4) The limit on # of friends? Ridiculous. Get rid of that. Or let me pay for a “pro” account without any limits. Buzz Bruggeman has tens of thousands of people in Microsoft Outlook. It’s not impossible to get that many contacts. If Facebook really wants to be the rolodex for the modern age it needs to get rid of those limits. Everytime someone wants to add me now it makes me pissed off at Facebook. It’s pissing me off hour of every day now.

Anyway, thanks to Danah for getting a conversation going. Tomorrow’s Data Sharing Summit should be a good place to discuss all this stuff.

79 thoughts on “Danah is confused by Facebook’s fans

  1. I read similar article also named Blog Archive Danah is confused by Facebook’s fans «, and it was completely different. Personally, I agree with you more, because this article makes a little bit more sense for me

  2. I read similar article also named Blog Archive Danah is confused by Facebook’s fans «, and it was completely different. Personally, I agree with you more, because this article makes a little bit more sense for me

  3. The main issue with facebook is that its waayyyyyyyy too standardized. There is little room for customization and far too many unchangeable presets. And I’m just going to say the entire concept of networks is retarded. Its equally as sh!tty as myspace but for entirely different reasons.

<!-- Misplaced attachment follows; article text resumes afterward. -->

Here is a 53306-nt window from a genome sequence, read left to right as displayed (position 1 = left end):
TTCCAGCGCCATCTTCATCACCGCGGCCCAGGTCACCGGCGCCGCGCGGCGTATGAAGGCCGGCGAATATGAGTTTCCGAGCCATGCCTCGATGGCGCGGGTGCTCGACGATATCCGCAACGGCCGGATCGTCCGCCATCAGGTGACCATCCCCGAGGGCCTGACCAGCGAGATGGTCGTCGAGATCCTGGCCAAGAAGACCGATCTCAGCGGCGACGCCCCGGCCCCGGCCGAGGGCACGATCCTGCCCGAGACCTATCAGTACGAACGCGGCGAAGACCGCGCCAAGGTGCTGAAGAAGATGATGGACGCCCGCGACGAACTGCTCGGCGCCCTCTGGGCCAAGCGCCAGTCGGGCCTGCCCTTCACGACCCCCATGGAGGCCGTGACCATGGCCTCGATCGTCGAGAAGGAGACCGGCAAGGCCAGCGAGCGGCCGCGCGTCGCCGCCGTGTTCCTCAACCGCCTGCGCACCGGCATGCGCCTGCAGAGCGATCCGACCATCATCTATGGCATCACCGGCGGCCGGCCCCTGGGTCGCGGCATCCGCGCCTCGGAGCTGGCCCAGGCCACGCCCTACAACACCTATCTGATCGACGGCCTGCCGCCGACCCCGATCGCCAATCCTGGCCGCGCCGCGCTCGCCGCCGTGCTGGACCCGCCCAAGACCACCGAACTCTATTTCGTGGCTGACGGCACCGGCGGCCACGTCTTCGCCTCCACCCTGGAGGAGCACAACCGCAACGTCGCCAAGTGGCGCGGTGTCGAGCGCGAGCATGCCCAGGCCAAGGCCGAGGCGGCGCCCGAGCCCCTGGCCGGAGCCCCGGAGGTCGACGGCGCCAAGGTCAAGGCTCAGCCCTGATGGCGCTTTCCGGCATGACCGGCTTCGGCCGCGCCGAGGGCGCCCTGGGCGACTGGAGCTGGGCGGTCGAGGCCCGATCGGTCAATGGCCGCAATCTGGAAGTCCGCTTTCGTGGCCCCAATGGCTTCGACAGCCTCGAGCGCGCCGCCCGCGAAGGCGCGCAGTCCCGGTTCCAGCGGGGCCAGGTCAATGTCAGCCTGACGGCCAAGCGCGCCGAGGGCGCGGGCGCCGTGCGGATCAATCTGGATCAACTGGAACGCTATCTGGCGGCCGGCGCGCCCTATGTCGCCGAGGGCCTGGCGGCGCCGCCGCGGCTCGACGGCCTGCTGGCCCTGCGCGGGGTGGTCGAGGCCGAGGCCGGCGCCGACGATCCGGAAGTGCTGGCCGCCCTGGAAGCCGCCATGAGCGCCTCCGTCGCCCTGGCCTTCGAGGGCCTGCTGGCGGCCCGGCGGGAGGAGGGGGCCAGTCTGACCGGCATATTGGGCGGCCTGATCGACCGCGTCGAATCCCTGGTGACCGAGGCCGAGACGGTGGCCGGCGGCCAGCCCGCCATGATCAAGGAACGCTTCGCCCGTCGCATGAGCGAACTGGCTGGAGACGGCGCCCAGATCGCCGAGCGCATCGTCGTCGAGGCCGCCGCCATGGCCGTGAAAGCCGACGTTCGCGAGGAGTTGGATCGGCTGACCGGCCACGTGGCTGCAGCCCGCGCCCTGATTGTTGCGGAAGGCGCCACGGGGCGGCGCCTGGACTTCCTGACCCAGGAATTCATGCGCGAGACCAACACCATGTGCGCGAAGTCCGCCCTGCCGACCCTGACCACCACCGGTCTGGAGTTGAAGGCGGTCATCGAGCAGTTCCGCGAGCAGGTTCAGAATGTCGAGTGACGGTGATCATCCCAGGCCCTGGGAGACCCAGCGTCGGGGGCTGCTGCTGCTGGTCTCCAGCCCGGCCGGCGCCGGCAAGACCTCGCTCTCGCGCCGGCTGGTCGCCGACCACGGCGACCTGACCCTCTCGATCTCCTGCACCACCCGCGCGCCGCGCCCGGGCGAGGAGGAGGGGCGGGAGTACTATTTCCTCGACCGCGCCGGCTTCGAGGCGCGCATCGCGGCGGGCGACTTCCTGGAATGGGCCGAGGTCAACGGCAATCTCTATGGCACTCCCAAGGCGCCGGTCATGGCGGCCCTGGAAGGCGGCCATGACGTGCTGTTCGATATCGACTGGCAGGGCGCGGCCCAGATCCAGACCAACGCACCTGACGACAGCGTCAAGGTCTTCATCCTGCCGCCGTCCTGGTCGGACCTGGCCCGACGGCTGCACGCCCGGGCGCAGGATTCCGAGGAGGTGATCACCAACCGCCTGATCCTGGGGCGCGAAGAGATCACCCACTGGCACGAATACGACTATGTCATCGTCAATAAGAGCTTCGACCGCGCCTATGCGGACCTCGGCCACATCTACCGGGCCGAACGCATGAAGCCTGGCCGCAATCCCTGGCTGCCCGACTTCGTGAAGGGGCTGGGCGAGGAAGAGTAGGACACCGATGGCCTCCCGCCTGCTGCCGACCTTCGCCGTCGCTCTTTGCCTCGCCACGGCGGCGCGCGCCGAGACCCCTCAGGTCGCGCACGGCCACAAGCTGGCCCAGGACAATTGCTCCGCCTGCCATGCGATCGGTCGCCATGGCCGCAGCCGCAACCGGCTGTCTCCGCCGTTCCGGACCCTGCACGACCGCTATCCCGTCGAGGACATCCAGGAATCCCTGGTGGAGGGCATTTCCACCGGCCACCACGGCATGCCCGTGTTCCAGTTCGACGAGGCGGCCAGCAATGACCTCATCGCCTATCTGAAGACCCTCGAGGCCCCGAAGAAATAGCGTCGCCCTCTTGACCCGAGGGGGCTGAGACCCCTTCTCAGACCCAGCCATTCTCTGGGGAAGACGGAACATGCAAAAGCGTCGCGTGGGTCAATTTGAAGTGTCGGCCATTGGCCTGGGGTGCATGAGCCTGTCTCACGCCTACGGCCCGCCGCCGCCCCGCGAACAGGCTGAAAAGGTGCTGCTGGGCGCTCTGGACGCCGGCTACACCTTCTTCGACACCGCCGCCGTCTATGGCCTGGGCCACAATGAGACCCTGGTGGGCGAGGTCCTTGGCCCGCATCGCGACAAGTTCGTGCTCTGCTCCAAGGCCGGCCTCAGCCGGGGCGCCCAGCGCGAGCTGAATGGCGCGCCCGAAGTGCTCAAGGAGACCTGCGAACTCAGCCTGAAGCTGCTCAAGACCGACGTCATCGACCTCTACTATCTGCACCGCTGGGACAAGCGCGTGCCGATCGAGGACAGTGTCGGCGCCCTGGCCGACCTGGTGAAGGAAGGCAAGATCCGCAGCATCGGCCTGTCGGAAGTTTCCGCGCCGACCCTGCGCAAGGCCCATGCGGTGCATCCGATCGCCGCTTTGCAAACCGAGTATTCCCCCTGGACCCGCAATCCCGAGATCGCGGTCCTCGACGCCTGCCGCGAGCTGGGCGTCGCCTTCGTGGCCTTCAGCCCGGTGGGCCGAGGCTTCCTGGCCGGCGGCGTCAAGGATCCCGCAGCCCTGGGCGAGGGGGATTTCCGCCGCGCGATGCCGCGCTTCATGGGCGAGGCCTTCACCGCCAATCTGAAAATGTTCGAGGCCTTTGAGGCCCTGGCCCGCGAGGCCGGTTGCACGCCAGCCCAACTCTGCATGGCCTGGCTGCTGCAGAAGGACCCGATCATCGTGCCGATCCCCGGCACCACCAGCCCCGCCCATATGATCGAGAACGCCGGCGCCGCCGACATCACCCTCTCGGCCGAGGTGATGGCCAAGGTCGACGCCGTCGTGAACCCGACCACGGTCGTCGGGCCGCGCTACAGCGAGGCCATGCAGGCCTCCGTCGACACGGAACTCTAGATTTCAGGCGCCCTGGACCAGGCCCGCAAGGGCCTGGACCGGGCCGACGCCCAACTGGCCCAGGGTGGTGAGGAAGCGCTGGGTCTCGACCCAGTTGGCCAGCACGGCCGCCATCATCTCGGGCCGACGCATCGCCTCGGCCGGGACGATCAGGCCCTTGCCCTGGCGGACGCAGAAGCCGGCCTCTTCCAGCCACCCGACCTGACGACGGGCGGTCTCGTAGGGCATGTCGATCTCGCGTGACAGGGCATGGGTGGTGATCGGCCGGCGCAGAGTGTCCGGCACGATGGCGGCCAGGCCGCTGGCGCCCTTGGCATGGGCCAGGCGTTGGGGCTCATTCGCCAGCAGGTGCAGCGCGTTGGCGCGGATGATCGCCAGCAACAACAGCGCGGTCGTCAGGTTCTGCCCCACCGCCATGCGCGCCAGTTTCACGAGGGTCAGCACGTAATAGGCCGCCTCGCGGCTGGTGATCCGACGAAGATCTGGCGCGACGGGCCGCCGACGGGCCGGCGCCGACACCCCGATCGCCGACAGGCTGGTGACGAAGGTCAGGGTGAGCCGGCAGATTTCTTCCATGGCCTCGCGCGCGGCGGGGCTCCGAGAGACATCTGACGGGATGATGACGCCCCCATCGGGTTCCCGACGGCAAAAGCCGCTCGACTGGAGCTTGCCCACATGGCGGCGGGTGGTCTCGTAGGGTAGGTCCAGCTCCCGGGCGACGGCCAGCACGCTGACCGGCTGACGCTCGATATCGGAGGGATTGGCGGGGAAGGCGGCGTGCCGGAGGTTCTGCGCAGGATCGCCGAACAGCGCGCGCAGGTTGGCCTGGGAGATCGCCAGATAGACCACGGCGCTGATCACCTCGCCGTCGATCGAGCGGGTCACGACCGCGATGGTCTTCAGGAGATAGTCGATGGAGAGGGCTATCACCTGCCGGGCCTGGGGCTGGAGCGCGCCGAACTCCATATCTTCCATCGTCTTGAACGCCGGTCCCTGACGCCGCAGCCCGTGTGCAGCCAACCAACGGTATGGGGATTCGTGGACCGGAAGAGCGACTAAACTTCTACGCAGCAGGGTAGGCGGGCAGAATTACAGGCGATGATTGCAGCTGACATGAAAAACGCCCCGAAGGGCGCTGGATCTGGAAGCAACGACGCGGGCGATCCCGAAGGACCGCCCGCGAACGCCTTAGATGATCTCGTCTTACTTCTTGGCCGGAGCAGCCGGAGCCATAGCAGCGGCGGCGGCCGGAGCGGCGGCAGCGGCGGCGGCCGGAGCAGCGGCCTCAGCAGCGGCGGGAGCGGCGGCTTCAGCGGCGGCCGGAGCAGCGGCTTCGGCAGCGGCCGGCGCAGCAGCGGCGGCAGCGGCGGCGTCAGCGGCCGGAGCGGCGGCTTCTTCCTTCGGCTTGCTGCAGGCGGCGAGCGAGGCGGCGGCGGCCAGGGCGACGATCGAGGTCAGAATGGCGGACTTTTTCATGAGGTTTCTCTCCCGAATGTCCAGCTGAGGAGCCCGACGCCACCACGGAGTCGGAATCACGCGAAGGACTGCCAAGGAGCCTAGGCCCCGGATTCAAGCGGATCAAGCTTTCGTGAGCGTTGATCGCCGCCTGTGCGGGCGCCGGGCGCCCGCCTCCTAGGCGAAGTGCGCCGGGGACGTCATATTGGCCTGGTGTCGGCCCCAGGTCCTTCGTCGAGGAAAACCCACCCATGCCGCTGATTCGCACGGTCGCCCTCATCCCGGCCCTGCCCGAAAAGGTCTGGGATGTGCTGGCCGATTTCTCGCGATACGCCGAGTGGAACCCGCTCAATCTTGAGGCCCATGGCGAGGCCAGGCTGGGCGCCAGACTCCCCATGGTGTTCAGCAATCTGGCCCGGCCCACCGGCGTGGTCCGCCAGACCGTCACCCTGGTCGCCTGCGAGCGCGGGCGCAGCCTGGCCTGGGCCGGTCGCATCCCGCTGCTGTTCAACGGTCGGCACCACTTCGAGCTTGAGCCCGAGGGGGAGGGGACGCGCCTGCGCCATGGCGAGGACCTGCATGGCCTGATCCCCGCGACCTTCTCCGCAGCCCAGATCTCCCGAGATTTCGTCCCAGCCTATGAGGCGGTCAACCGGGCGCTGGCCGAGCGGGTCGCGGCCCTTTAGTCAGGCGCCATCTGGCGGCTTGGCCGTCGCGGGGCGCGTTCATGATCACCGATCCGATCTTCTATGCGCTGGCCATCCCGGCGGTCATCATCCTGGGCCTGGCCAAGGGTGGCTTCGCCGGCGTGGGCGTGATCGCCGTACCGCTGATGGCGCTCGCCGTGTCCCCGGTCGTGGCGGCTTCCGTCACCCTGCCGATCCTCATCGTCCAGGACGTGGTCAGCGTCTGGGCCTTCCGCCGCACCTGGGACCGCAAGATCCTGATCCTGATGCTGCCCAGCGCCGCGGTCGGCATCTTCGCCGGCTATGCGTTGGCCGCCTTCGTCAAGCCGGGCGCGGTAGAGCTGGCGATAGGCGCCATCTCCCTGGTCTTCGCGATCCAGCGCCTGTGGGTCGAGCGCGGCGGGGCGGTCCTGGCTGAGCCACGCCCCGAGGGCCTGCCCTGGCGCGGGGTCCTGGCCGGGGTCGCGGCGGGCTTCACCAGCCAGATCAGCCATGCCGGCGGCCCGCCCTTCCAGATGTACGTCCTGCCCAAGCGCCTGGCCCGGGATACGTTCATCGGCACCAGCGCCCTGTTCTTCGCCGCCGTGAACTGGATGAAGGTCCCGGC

4. The main issue with facebook is that its waayyyyyyyy too standardized. There is little room for customization and far too many unchangeable presets. And I’m just going to say the entire concept of networks is retarded. Its equally as sh!tty as myspace but for entirely different reasons.

  5. > it’s the first time we’ve been able to see what our friends have loaded on their machines

    Well actually, I met two entrepreneurs from Amsterdam who offer something that did just that — but I digress.

    On the problem at hand, I beleive that Networks need to be reconsidered and though through.
    About your own personal issues:
    - with the limit on the number of friends, I’m not sure it makes sense to share private details to that many person, and not prefer to define a closer circle; if you do sincerly have an argument for not having less then that many invites to your birthday party, I assume Facebook will try to suit you; I just can’t imagine reasonnable symetric relations on that scale;